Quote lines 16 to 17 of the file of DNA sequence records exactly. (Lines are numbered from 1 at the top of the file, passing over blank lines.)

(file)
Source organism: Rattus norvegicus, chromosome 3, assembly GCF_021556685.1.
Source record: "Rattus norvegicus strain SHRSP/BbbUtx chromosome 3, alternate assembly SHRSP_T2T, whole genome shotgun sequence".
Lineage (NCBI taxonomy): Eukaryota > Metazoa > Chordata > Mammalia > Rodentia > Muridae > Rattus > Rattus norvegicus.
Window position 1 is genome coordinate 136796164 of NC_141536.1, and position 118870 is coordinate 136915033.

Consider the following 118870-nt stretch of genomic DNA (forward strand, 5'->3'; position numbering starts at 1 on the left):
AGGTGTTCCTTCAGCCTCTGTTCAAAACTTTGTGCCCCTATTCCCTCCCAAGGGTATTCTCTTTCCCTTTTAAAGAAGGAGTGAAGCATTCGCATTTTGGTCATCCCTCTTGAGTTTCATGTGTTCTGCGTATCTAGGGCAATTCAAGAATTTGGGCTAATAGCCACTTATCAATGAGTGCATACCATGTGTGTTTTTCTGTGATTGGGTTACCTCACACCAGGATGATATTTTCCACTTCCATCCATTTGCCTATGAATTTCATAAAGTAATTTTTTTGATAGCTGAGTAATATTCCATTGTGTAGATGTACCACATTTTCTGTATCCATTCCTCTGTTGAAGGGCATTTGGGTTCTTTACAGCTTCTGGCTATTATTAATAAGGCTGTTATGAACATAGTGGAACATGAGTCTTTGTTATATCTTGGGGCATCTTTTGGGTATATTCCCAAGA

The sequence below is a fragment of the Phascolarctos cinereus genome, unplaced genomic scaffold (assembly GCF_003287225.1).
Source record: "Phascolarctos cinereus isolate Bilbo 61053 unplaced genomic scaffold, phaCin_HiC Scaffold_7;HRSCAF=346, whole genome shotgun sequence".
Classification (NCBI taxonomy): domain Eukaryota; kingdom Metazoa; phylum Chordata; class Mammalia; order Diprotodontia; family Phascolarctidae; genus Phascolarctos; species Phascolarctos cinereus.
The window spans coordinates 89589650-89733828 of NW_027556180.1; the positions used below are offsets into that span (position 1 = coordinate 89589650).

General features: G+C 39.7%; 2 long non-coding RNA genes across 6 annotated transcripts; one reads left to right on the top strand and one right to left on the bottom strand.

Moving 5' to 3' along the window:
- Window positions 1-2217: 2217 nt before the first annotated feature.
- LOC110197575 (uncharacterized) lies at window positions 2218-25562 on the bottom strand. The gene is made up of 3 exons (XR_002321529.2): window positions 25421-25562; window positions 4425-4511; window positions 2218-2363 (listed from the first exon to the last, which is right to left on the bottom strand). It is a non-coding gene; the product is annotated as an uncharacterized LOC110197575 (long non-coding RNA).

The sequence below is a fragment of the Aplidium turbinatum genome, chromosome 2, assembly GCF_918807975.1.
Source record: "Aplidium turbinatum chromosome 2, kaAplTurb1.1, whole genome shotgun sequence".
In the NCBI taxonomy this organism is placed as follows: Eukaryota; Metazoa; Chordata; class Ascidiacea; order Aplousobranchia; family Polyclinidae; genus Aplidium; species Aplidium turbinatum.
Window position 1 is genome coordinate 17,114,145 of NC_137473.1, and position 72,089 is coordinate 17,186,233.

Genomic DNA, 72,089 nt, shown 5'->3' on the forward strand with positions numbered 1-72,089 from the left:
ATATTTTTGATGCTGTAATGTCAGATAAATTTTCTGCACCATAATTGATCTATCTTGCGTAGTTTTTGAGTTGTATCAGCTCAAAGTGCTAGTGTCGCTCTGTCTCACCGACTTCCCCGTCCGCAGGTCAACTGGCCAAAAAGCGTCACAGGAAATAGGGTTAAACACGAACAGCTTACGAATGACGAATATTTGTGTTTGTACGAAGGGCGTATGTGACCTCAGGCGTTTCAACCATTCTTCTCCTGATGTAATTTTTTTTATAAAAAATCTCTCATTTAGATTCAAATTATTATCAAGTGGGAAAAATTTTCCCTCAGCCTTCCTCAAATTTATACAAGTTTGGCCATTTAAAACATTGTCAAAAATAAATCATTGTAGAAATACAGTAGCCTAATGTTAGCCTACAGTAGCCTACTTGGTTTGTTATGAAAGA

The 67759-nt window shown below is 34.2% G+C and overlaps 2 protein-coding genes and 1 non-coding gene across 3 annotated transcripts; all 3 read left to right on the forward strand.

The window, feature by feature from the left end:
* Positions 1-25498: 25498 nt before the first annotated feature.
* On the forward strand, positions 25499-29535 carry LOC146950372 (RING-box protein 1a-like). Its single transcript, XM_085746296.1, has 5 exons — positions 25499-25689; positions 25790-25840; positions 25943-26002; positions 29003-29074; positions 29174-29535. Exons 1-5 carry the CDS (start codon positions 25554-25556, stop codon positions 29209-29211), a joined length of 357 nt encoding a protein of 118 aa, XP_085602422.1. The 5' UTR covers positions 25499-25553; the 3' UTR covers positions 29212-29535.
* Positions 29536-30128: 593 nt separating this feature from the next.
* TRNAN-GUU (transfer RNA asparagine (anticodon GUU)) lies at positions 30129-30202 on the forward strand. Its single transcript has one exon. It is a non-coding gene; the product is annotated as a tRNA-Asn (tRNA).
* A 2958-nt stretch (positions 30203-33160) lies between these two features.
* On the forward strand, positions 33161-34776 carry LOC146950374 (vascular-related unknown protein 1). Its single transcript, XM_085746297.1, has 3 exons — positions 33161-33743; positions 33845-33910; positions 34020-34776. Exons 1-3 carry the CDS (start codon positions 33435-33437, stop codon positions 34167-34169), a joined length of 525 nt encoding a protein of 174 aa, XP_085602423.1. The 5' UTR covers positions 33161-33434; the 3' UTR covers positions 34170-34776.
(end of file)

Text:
Source record: "Aplidium turbinatum chromosome 2, kaAplTurb1.1, whole genome shotgun sequence".
In the NCBI taxonomy this organism is placed as follows: Eukaryota; Metazoa; Chordata; class Ascidiacea; order Aplousobranchia; family Polyclinidae; genus Aplidium; species Aplidium turbinatum.